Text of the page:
If Jack O’Connor and Elmer Keith could see the pile of excellent bullets, cartridges and rifles we have access to, I’m certain they’d have developed different viewpoints. I’d wager that Keith would be a proponent of the bonded-core bullets, and I can easily see Jack embracing the 6.5s and speedier middleweights with the high ballistic coefficient (BC) bullets. And I’m not sure that I’m going too far out on a limb by saying that buying a rifle in the most common chambering will guarantee the possibility of replenishing ammo supplies in a remote location, or any location right now. In fact, some of the more obscure cartridges are on the shelf, while the .30-06 Springfield and the .223 Remington seem to have become a rarity.
I recently had the opportunity to spend some time hunting with the 27 Nosler while hunting axis deer in Hawaii, and it only reinforced my findings of the cartridge’s performance at the bench. One of my guides had inquired about how the Nosler would measure up against his beloved 7mm Remington Magnum, and the conversation inspired this article. I’ve long found the differences between the .270-bore and 7mm-bore (.277-inch vs. .284-inch) to be bizarre, as the .270 Winchester would top out at 150-grain bullets, while the 7x57mm and .280 Remington could use 175-grain bullets. In the end, it’s all about twist rate, and modern cartridges are changing the game.
It’d be hard to deny that the 7mm Remington Magnum is one of the most popular 7mm cartridges, and one of the most popular magnum cartridges ever developed. It was released by Big Green in 1962, as what one could easily consider the fourth cartridge in the Winchester line of shortened belted magnums. Based on the .375 H&H Belted Magnum case, cut down to 2.500 inches, and necked to hold 7mm bullets, the 7mm Remington Magnum bears a striking resemblance to the .275 Holland & Holland, released in 1912 along with the uber-popular .375 H&H. Prior to the near-universal acceptance of the 6.5mm cartridges, the 7mm Remington Magnum was our most popular metric designation here in the United States.
The case has a 25-degree shoulder—severe for its time—and maintains a cartridge overall length of 3.290 inches which will fit perfectly in a long-action rifle receiver. It maintains the same 0.532-inch diameter bolt face of the H&H family, so the bolt face is a common diameter, and the cartridge delivers impressive velocities compared to the ‘standard’ cartridges, though not to the point of being ridiculous. It’ll drive a 140-grain bullet to 3200 fps, and the 150-grain slugs to 3060 fps. The 160-grain load leaves the barrel at 2925 fps and the heaviest of the lot—the 175-grain bullets—has a muzzle velocity of 2860 fps. The recoil can be fierce in an ill-fitting rifle, but can be managed by most hunters, and it is still a highly popular choice for Western hunters.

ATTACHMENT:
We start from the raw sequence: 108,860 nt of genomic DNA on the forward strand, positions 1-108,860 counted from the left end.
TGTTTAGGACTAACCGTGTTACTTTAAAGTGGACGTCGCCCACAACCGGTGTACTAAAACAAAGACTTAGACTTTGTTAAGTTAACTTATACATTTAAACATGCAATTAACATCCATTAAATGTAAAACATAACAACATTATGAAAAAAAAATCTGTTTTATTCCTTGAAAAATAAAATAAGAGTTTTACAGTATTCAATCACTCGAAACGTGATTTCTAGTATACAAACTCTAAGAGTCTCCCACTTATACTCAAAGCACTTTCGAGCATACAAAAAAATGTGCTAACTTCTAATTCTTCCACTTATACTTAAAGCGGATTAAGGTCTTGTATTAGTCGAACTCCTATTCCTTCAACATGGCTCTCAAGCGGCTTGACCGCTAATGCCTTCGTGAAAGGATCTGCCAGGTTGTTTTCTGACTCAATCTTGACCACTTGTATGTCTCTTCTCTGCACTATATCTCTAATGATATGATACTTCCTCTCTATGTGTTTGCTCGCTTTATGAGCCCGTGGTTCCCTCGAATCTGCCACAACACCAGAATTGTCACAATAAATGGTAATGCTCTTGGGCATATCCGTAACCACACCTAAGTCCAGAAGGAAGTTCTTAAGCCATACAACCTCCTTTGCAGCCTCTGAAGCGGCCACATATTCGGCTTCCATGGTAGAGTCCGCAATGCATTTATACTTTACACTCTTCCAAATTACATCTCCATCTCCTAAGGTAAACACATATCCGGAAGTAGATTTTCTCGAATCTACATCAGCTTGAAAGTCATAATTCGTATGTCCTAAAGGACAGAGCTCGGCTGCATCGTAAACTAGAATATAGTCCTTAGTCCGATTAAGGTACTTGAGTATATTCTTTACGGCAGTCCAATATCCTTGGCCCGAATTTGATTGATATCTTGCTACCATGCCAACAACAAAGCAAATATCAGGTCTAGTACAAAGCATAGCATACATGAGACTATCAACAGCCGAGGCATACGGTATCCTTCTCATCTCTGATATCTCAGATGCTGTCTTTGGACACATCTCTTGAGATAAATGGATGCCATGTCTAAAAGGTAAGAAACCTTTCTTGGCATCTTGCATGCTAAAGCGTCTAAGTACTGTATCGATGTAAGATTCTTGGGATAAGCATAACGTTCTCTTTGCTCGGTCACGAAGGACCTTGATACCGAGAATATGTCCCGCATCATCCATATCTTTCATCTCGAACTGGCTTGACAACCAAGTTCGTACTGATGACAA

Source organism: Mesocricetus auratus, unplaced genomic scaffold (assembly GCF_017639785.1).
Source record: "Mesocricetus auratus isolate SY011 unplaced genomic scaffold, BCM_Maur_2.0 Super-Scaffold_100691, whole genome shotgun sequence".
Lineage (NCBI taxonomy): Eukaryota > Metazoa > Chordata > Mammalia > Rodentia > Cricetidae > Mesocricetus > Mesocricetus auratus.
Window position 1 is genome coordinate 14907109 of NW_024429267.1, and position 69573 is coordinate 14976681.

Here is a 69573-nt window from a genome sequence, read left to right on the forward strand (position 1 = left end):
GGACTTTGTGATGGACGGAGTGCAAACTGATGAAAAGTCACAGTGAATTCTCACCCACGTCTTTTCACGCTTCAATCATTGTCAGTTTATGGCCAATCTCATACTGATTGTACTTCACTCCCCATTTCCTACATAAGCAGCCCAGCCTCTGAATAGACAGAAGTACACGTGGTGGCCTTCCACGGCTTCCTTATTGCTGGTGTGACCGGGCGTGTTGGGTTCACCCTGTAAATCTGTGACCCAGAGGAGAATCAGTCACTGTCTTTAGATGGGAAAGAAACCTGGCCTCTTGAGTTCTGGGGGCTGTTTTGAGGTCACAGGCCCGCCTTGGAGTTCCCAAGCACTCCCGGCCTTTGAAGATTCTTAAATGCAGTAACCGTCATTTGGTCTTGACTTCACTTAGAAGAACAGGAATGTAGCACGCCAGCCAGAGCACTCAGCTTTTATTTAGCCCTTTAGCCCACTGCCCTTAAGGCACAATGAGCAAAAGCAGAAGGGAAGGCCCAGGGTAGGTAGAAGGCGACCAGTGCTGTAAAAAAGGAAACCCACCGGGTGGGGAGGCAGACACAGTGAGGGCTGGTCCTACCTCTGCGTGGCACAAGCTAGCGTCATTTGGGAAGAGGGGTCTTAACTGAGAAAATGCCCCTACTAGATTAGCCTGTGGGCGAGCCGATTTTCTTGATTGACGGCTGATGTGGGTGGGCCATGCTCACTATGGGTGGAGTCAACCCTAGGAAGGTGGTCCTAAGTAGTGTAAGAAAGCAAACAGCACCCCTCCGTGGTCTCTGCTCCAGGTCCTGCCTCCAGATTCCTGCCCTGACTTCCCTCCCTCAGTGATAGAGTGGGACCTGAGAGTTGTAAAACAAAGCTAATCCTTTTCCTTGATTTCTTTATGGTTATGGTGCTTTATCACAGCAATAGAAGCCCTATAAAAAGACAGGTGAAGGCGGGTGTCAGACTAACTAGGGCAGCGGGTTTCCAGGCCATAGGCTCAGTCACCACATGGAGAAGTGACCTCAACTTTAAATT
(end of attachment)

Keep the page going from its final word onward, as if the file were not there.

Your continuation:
The 27 Nosler is part of the Nosler family of cartridges based on the .404 Jeffery, released in 2020, with the body blown out and shortened to 2.59 inches, with the rim tightened to 0.534 inches, to fit in the H&H bolt face. Whereas the 7mm Remington Magnum headspaces off the belt (or the shoulder if a handloader change the dimensions) the 27 Nosler is a rimless design, headspacing off the 35-degree shoulder. The Jeffery case offers a whole lot of room, as the body diameter is considerably larger, and the shoulder configuration affords more space for powder.
Accordingly, the 27 Nosler launches a 150-grain bullet (of better sectional density (SD) and BC than a 7mm of the same weight) at a muzzle velocity of 3250 fps, just under 150 fps faster than the 7mm Rem. Mag. with the same weight. This is faster than the .270 WSM and .270 Weatherby Magnum, both of which can handle the 150-grain bullets. But the 27 Nosler has a twist rate of 1:8.5” versus the 1:10” of the .270 Winchester, WSM and Weatherby, and can use the 165-grain bullets. Nosler’s 165-grain AccuBond Long Range load leaves the muzzle at 3158 fps, versus the 7mm Mag.’s 160-grain load at 2925 fps, and again betters the SD and BC values in comparison to the 7mms.
The 7mm Mag. can use the 175-grain bullets, but ironically I know very few people who venture above the 160-grain bullets. If those heavy 175 grainers make the difference to you, I can’t argue that the 7mm Rem. Mag. would serve you better. If that end of the spectrum doesn’t really appeal (for example, you have a .375 H&H or other heavy gun) there is no reason at all to pass over a cartridge like the 27 Nosler. I realize that, at least at the time of this writing, the cartridge remains a proprietary offering; however if one had to spend a number of seasons with Nosler ammunition, well, there are worse fates in life. Nosler also produces a good number of different rifle models chambered for the cartridge, and they are fantastic designs.
Is the 27 Nosler the logical choice to supplant the 7mm Remington Magnum? It is difficult to attempt to unseat such a popular cartridge, as when ammunition is regularly available, there are all sorts of choices for the 7mm Rem. Mag. But I feel confident saying that ballistically, the .27 Nosler offers a bit of an advantage over the 7mm Mag., and that the recoil level of the younger cartridge is more manageable than that of the 7mm Mag. The Remington design is undoubtedly the more popular of the two, but the .27 Nosler has no flies on it whatsoever.